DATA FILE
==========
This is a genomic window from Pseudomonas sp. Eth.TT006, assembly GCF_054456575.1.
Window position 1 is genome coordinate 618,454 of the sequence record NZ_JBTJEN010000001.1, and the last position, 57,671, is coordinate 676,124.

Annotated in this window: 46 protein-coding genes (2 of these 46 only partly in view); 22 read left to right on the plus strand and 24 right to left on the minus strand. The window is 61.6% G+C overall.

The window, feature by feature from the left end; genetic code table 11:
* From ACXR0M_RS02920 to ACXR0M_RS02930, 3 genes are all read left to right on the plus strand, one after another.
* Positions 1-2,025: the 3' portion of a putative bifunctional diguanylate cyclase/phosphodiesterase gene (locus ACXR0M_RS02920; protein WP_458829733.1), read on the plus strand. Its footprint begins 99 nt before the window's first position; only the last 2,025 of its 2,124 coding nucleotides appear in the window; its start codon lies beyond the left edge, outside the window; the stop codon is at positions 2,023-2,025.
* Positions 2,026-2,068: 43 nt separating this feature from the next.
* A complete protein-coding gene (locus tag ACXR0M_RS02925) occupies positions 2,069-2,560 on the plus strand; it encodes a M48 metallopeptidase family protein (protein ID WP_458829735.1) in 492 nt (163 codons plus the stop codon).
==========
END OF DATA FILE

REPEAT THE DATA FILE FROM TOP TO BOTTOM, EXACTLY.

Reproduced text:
This is a genomic window from Pseudomonas sp. Eth.TT006, assembly GCF_054456575.1.
Window position 1 is genome coordinate 618,454 of the sequence record NZ_JBTJEN010000001.1, and the last position, 57,671, is coordinate 676,124.

Annotated in this window: 46 protein-coding genes (2 of these 46 only partly in view); 22 read left to right on the plus strand and 24 right to left on the minus strand. The window is 61.6% G+C overall.

The window, feature by feature from the left end; genetic code table 11:
* From ACXR0M_RS02920 to ACXR0M_RS02930, 3 genes are all read left to right on the plus strand, one after another.
* Positions 1-2,025: the 3' portion of a putative bifunctional diguanylate cyclase/phosphodiesterase gene (locus ACXR0M_RS02920; protein WP_458829733.1), read on the plus strand. Its footprint begins 99 nt before the window's first position; only the last 2,025 of its 2,124 coding nucleotides appear in the window; its start codon lies beyond the left edge, outside the window; the stop codon is at positions 2,023-2,025.
* Positions 2,026-2,068: 43 nt separating this feature from the next.
* A complete protein-coding gene (locus tag ACXR0M_RS02925) occupies positions 2,069-2,560 on the plus strand; it encodes a M48 metallopeptidase family protein (protein ID WP_458829735.1) in 492 nt (163 codons plus the stop codon).